The Wrasslin’ Essay: You Can’t Write This ‘SmackDown’ Finish

The latest edition of WWE SmackDown contained both one of the best and worst finishes of the last three months. Oddly enough, they were in the same match. In...

The latest edition of WWE SmackDown contained both one of the best and worst finishes of the last three months. Oddly enough, they were in the same match.

In his Intercontinental Championship match with Ryback, Kevin Owens “defended” his title in ultimate heel fashion by allowing himself to be counted out. Owens’ timing and body language were impeccable, as the viewer could clearly see his thought process as he watched an exhausted Ryback roll into the ring. While the referee counted eight and nine, Owens seemed poised to climb through the ropes and resume the match. Then, at literally the last second, Owens remembered all his options and allowed the referee to reach 10.

The countout is a brilliant finish for a heel champion. It maintains the illusion that the heel’s top priority is to prevent a fair, decisive fight because he knows he will lose one. It also allows the audience to believe the babyface, Ryback, would have won a match with no disqualifications, all while protecting both men from taking the other’s finisher.

Then, something earth-shatteringly bone-headed happened.

Ryback and Owens brawled briefly on the outside, followed by the Big Guy dragging Owens back into the ring, hitting the Shell Shock, and getting his heat back as he led a chant of “Feed me more!” It was a classic booking move torn from the Hulk Hogan playbook. The bad guy got the win, but the lasting image for the audience is one of the good guy celebrating.

Resolving an issue so quickly in any creative genre spits in the face of good writing. This is basically the equivalent of Harry Potter defeating Voldemort in his first year of school or Darth Vader and Luke Skywalker having their “come to Jesus” moment immediately after the death of Obi Wan Kenobi. Potter and Skywalker are both hugely memorable babyfaces because the audience watched them grow incrementally from whiny boys to self-actualized adults. When Ryback loses and then instantly gets his heat back, it robs the fans of the opportunity to feel that they’ve gone on a journey with him and watched him grow from someone who can be outsmarted to someone who can’t.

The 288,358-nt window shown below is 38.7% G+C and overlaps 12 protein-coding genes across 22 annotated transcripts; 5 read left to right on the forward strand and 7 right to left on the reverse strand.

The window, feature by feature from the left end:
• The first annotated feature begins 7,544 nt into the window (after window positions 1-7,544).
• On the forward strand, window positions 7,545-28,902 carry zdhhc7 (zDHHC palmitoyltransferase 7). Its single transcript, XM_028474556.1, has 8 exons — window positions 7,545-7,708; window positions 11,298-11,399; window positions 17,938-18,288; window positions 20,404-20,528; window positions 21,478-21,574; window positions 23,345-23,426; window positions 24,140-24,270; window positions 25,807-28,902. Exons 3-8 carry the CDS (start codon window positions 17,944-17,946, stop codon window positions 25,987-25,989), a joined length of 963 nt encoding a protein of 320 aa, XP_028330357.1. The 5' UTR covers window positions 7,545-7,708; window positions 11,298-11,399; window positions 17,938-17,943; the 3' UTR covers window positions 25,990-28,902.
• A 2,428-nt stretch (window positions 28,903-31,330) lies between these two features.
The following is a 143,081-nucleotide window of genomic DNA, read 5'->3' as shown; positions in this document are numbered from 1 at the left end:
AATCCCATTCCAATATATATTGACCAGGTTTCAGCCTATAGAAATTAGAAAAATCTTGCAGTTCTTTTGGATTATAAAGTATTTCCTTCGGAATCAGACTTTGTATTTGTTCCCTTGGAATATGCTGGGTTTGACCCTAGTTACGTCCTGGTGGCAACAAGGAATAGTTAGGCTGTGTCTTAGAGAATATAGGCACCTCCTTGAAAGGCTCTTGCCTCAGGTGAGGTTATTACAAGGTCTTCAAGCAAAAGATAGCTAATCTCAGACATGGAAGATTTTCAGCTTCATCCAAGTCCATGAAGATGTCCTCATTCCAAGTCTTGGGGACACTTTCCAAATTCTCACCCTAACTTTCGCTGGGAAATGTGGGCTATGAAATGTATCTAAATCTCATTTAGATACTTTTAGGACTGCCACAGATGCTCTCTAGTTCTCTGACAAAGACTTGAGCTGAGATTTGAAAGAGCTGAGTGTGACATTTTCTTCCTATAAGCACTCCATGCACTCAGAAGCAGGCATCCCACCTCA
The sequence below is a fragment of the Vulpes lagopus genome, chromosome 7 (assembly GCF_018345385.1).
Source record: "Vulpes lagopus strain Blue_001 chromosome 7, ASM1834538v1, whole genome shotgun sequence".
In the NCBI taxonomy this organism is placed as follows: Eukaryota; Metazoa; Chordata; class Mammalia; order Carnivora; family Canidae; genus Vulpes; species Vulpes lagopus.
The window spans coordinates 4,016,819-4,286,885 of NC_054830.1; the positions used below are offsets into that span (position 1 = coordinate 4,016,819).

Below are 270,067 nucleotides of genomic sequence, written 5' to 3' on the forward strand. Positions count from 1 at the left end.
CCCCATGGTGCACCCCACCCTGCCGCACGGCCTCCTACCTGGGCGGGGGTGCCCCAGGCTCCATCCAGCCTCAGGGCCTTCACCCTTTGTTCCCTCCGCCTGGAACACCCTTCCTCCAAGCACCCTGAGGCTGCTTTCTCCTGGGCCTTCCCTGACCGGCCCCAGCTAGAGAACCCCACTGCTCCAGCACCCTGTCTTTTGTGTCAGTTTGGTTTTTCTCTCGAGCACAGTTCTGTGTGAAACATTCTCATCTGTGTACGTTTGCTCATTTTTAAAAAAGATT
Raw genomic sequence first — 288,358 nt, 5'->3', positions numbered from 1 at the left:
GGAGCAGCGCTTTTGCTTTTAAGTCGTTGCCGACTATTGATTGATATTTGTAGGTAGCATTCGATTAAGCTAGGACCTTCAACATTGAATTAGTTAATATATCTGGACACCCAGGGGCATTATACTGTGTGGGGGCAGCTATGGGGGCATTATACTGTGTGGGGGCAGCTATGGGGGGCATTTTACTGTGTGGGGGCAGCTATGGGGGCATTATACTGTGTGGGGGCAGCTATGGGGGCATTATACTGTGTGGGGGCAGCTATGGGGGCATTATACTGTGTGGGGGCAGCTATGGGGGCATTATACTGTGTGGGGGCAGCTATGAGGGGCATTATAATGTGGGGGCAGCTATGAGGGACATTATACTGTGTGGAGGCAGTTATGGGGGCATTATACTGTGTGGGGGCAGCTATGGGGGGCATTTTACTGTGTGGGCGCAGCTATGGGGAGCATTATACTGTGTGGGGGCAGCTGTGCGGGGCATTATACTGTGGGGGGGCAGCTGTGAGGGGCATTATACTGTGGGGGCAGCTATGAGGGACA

Just as importantly, if there’s no long, arduous journey for the hero before he or she resolves the conflict, then it really couldn’t have been much of a problem to begin with. Within the context of the angle, this means that Intercontinental Champion Kevin Owens isn’t that big of a deal after all.

The heat in Owens’ character lies in his insistence that he’s smart and tough while the audience suspects him to be a cowardly blowhard. However, for him to be a dragon worth slaying (an effective heel), this inner truth must be something that Owens hides through deception and dastardly deeds until the climactic moment in which he is finally exposed and receives his comeuppance in the form of a decisive title loss.

From a fight promotion perspective, WWE threw away a match that could’ve been a legitimate semi-main event at Hell in a Cell. Had Owens simply taken his powder and headed to the back with a grin on his face and the title on his shoulder, Ryback would have something to stew over for weeks as Owens mocked him. Their next meeting would actually have some heat behind it, because it would be the culmination of Ryback’s journey to revenge and redemption rather than just another match between two wrestlers who’ve fought each other several times.

The art of promoting wrestling matches is essentially reading how long an audience will accept the delay of gratification. By blowing off what could be a top-of-the-second-tier angle in seconds, Vince McMahon and the WWE creative brain trust simply proved that they have no patience or sense of subtlety and assume the same of their viewers.

When WWE continues to churn out more and more original content—reality shows, televised house shows, additional sit down interviews—amidst sagging ratings, it becomes troublingly clear that they’ve forgotten how to execute the fundamentals properly. The finish of a midcard match in the middle of the B-show might seem like nothing to some, but it’s truly emblematic of how those in charge have forgotten what good storytelling looks like.

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